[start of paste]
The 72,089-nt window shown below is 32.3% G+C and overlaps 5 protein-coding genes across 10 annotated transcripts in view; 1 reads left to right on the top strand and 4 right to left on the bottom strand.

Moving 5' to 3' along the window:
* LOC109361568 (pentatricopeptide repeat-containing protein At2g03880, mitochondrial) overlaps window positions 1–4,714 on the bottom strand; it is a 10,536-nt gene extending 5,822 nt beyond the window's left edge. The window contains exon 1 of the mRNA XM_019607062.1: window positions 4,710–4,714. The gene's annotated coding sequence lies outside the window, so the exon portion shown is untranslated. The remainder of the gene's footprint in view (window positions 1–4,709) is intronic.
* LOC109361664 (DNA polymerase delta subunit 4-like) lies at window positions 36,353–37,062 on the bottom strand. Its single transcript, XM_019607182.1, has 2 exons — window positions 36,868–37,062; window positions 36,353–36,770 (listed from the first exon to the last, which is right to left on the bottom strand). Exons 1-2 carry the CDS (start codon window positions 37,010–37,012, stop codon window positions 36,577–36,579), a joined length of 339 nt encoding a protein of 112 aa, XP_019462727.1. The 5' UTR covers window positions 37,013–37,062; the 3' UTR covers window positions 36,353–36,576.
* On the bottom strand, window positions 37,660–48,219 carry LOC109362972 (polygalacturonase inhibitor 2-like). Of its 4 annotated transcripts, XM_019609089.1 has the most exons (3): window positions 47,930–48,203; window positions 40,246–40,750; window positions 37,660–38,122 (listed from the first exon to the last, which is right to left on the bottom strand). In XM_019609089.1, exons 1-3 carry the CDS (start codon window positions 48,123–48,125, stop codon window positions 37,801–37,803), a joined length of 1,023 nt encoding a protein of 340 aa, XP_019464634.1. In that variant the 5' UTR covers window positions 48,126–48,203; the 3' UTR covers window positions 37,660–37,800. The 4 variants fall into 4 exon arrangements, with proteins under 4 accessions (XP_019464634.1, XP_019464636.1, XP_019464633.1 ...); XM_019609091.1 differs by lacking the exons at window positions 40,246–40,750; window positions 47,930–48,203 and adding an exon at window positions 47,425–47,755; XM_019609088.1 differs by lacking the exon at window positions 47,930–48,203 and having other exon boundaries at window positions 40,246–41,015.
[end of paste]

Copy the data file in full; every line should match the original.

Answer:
The 72,089-nt window shown below is 32.3% G+C and overlaps 5 protein-coding genes across 10 annotated transcripts in view; 1 reads left to right on the top strand and 4 right to left on the bottom strand.

Moving 5' to 3' along the window:
* LOC109361568 (pentatricopeptide repeat-containing protein At2g03880, mitochondrial) overlaps window positions 1–4,714 on the bottom strand; it is a 10,536-nt gene extending 5,822 nt beyond the window's left edge. The window contains exon 1 of the mRNA XM_019607062.1: window positions 4,710–4,714. The gene's annotated coding sequence lies outside the window, so the exon portion shown is untranslated. The remainder of the gene's footprint in view (window positions 1–4,709) is intronic.
* LOC109361664 (DNA polymerase delta subunit 4-like) lies at window positions 36,353–37,062 on the bottom strand. Its single transcript, XM_019607182.1, has 2 exons — window positions 36,868–37,062; window positions 36,353–36,770 (listed from the first exon to the last, which is right to left on the bottom strand). Exons 1-2 carry the CDS (start codon window positions 37,010–37,012, stop codon window positions 36,577–36,579), a joined length of 339 nt encoding a protein of 112 aa, XP_019462727.1. The 5' UTR covers window positions 37,013–37,062; the 3' UTR covers window positions 36,353–36,576.
* On the bottom strand, window positions 37,660–48,219 carry LOC109362972 (polygalacturonase inhibitor 2-like). Of its 4 annotated transcripts, XM_019609089.1 has the most exons (3): window positions 47,930–48,203; window positions 40,246–40,750; window positions 37,660–38,122 (listed from the first exon to the last, which is right to left on the bottom strand). In XM_019609089.1, exons 1-3 carry the CDS (start codon window positions 48,123–48,125, stop codon window positions 37,801–37,803), a joined length of 1,023 nt encoding a protein of 340 aa, XP_019464634.1. In that variant the 5' UTR covers window positions 48,126–48,203; the 3' UTR covers window positions 37,660–37,800. The 4 variants fall into 4 exon arrangements, with proteins under 4 accessions (XP_019464634.1, XP_019464636.1, XP_019464633.1 ...); XM_019609091.1 differs by lacking the exons at window positions 40,246–40,750; window positions 47,930–48,203 and adding an exon at window positions 47,425–47,755; XM_019609088.1 differs by lacking the exon at window positions 47,930–48,203 and having other exon boundaries at window positions 40,246–41,015.